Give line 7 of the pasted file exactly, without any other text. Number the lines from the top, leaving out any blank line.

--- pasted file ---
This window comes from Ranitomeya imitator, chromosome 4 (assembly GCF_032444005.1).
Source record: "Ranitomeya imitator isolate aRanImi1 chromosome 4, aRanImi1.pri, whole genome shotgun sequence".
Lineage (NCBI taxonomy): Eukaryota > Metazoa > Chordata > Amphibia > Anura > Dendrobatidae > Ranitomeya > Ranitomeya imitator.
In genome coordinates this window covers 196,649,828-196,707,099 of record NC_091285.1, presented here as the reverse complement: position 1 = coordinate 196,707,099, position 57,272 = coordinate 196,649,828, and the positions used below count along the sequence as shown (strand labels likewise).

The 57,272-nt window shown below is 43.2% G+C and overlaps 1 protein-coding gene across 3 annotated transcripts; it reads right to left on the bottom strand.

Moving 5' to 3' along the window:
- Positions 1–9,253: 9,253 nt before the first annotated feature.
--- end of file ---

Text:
- Positions 1–9,253: 9,253 nt before the first annotated feature.